SQL SERVER – Easy Way to Import and Export SQL Server Data

I know from my personal experience that many SQL Server novice users have issues while uploading and downloading data in various formats. In my practice, this kind of tasks arise very often. I would prefer to automate the process for the recurring tasks, if the file structure is not going to be changed. I can create a SSIS package, deploy it on a server and then schedule one through the SQL Agent. Let us see Easy Way to Import and Export SQL Server Data.

In practice, clients operate with numerous data formats (excel and xml). In some cases, Import and Export Wizard included in Microsoft SQL Server Management Studio helps greatly. However, I prefer dbForge Data Pump for SQL Server a new SSMS add-in from Devart. The tool allows me to quickly and easily upload and download data in a variety of formats.

Recently, I needed to upload data from a large XML file with quite simple structure:

<user Email="joe.smith@google.com" FullName="Joe Smith" Title="QA" Company="Area51" City="London" />

Let’s compare three approaches to resolving the problem: SSIS, XQuery, and Data Pump. We cannot use the SSMS Import and Export Wizard as it does not work with XML.

  1. SSIS

In Integration Service, create a new Data Flow Task:

SQL SERVER - Easy Way to Import and Export SQL Server Data easytable-01

On the Data Flow tab, select the XML data source. Then we need to specify the XML file to load data from and generate the XSD schema:

Since all XML values are stored in the Unicode, I need to convert them to ANSI for the following insertion:

Then we need to specify where to insert data:

We need to specify the table to insert data to. In this example, I created a new table.

Then just press the Execute Results and check the package for errors:

The SSIS package creation process took 10 minutes. The package ran for 1 minute.

  1. XQuery

Often, writing a query is much faster than creating a SSIS package:

IF OBJECT_ID('dbo.mail', 'U') IS NOT NULL
DROP TABLE dbo.mail
SELECT @xml = BulkColumn
Email = t.c.value('@Email', 'VARCHAR(255)')
, FullName = t.c.value('@FullName', 'VARCHAR(255)')
, Title = t.c.value('@Title', 'VARCHAR(255)')
, Company = t.c.value('@Company', 'VARCHAR(255)')
, City = t.c.value('@City', 'VARCHAR(255)')
INTO dbo.mail
FROM @xml.nodes('users/user') t(c)

It took me 3 minutes to create the query. However, the execution time exceeded 9 minutes. The reason is that parsing server-side values is quite expensive.

  1. dbForge Data Pump for SQL Server

Now’s the time to try Devart’s Data Pump.

In the Database Explorer shortcut menu, select Import Data.

Then we need to specify the file type and the file path.

Then we can select a table to insert data. The table can be created automatically.

Select the XML tag for parsing:

Now we can select what columns we need (from the selected tag).

Now we need to check the Use bulk insert option to reduce the load on the log file when inserting data.

Click Import and that’s it! The whole process took 2 minutes. This approach does not require any special qualification. The tool allows me to quickly and easily upload data in any formats convenient for my clients.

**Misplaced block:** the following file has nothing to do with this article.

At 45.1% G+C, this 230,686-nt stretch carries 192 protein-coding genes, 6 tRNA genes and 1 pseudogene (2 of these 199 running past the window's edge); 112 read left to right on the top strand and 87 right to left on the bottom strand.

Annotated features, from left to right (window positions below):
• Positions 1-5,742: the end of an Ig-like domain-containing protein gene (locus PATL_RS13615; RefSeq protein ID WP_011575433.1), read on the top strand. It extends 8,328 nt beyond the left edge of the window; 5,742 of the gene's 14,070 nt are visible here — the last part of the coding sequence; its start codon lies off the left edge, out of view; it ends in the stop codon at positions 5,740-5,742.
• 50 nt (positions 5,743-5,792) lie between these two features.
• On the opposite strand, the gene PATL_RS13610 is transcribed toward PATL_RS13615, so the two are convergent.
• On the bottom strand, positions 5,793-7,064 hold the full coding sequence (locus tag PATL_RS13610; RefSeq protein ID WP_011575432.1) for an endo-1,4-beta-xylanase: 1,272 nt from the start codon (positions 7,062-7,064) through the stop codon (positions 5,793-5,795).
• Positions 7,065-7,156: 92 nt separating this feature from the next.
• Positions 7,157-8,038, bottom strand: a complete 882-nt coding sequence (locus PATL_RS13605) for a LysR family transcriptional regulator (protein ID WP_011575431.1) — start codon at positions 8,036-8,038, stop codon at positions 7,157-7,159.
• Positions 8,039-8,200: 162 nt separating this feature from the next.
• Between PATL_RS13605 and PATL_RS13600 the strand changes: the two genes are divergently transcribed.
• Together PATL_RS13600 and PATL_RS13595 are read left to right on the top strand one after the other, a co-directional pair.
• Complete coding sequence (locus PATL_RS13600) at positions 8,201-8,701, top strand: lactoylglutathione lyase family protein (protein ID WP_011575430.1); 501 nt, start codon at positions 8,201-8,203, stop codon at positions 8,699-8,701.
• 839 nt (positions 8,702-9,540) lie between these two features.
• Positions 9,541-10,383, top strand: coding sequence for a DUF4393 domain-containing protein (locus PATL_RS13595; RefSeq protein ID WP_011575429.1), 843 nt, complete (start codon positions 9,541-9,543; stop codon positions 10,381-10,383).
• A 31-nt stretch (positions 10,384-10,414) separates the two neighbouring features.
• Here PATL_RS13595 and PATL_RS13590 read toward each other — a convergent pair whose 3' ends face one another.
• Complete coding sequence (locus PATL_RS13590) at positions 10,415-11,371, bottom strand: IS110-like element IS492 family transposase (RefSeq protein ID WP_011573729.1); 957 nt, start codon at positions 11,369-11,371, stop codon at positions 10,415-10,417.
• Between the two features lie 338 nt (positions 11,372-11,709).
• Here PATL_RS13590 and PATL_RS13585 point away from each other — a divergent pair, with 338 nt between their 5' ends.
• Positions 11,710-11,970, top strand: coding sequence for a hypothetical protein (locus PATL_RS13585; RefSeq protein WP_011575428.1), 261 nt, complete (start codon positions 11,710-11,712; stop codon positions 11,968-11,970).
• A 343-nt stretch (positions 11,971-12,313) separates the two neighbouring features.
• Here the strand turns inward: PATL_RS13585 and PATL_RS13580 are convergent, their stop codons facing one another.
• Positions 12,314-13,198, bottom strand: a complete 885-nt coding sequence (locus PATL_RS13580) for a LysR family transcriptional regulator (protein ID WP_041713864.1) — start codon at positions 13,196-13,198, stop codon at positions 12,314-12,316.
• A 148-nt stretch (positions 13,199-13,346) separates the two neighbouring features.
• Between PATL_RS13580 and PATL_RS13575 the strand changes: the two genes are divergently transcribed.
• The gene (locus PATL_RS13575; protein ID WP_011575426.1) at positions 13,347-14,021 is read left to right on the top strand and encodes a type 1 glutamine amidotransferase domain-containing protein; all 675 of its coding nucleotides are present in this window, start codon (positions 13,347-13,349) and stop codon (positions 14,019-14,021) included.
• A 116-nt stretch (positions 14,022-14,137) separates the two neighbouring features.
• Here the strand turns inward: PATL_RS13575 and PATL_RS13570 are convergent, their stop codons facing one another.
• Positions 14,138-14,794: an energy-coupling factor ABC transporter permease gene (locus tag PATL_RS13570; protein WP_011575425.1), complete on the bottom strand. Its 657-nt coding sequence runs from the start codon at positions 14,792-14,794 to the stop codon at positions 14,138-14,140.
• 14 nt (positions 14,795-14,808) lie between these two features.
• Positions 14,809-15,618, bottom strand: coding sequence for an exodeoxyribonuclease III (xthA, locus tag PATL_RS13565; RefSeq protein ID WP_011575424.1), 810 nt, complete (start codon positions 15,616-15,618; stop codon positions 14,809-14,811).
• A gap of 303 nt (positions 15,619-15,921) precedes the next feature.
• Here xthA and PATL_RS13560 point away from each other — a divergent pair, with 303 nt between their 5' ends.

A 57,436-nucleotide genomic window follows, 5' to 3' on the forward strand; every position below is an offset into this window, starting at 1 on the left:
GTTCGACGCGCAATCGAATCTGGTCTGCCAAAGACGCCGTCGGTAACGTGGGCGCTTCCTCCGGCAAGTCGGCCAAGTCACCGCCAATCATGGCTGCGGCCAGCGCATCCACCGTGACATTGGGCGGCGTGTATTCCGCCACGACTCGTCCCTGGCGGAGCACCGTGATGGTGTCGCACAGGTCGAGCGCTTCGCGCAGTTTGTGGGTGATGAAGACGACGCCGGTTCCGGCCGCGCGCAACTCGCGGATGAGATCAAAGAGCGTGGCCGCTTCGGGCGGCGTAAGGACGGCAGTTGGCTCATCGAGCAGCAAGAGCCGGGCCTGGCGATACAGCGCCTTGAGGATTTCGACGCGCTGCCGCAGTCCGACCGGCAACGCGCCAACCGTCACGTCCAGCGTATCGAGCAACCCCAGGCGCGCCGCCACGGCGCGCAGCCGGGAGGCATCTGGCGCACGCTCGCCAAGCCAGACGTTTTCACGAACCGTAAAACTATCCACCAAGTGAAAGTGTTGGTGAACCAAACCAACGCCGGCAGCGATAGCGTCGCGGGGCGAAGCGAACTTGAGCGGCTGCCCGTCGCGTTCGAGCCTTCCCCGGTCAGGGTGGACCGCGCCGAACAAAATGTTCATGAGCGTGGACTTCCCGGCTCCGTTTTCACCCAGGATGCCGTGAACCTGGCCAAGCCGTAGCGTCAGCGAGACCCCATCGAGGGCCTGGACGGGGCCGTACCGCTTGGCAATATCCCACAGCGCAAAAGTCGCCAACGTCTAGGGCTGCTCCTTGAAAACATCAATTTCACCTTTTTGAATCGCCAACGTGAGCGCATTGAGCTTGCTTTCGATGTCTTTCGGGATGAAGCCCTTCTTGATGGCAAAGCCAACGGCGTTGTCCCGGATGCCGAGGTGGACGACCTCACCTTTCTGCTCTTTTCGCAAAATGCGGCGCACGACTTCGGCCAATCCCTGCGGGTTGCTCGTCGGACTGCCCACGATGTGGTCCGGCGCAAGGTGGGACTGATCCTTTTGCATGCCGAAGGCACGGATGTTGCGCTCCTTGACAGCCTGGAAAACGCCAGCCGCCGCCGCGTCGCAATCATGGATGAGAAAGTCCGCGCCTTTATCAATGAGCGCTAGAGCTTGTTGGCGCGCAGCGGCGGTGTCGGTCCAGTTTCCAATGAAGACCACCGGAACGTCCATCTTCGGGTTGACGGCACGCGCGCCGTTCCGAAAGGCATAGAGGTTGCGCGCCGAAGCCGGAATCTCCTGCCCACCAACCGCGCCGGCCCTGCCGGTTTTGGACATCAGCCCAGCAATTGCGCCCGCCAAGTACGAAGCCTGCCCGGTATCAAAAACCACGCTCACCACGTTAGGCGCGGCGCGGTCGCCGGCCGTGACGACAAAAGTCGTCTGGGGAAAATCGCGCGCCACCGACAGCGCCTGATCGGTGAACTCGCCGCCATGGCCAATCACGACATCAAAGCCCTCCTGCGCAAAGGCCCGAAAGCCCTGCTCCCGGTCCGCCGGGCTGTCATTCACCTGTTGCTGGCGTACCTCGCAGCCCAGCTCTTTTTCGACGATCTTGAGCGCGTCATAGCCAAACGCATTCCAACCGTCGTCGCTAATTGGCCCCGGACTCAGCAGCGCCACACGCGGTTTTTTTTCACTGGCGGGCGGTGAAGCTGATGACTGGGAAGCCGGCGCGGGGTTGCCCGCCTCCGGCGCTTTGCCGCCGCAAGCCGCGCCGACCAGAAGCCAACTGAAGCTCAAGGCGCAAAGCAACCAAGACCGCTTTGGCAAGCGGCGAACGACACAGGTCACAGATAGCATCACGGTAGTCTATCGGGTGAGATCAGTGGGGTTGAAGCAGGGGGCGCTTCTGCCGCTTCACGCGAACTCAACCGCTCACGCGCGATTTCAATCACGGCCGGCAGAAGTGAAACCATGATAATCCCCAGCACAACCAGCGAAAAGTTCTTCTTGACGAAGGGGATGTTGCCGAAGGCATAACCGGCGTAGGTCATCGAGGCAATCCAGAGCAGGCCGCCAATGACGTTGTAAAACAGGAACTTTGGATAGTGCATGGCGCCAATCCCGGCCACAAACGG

Reference: Pinal Dave (https://blog.sqlauthority.com)

Devart, SQL Scripts, SQL Server
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7 Comments. Leave new

  • Hi,
    is it possible to use Data Pump to automate imports / exports?

    Thank you,

    • Jordan Sanders
      December 8, 2015 5:19 pm

      No, if you mean working with SQL Agent. Now, Data Pump has the option to save templates, which can be further used for import/export. By the way, command line will be supported in the next release.

  • Hi .. is Data Pump vastly better than the standard offering from SSMS .. also, this then raises the question on when you let users have access to SSMS to do such work for themselves .. ie should all power users outside of IT departments, have access to SSMS with suitable training?

    Would appreciate your thoughts



  • Hi Pinal,
    We have a scenario like we want to upgrade our core product to higher version. We are using SQL 2012 and upgrade includes some schema changes, data migration and data conversion.
    What will be the best option to perform database upgrade with minimal downtime.
    Following are the options we discussed.
    1. Do upgrade with a planned downtime of 12 to 18 hours (because of large data)
    2. Create a backup of existing DB and restore on another server then perform upgrade without affecting production and swap the servers after upgrade.

    2nd option is ideal but the problem is how we can get the delta updates happend on production after the backup and till the restore completion time on the new DB server (around 20 hrs of data). If we have the delta changes then we can easily update new DB with that and swap the production DB with new DB.
    Our main aim is to reduce the downtime.
    DB upgrade will take 12 to 18 hrs based on the upgrade we did in a Test environment with same amount of data.
    Please share your ideas.
    Thanks in advance.

  • For me is a surprise that the SSIS package (that add one layer to the process) is faster than the native XML implementation from SQL server.
    Booth executions has been done in the same machine (server)?

  • Pinal, I just wanted to thank you for all your blog posts. You’ve elevated my career throughout the years and although embarrassingly I’ve never commented on any of your posts, you’ve been a savior and a great teachers. I almost always find your posts very easy to understand and so well presented. Btw great display picture too!.

    Best regards



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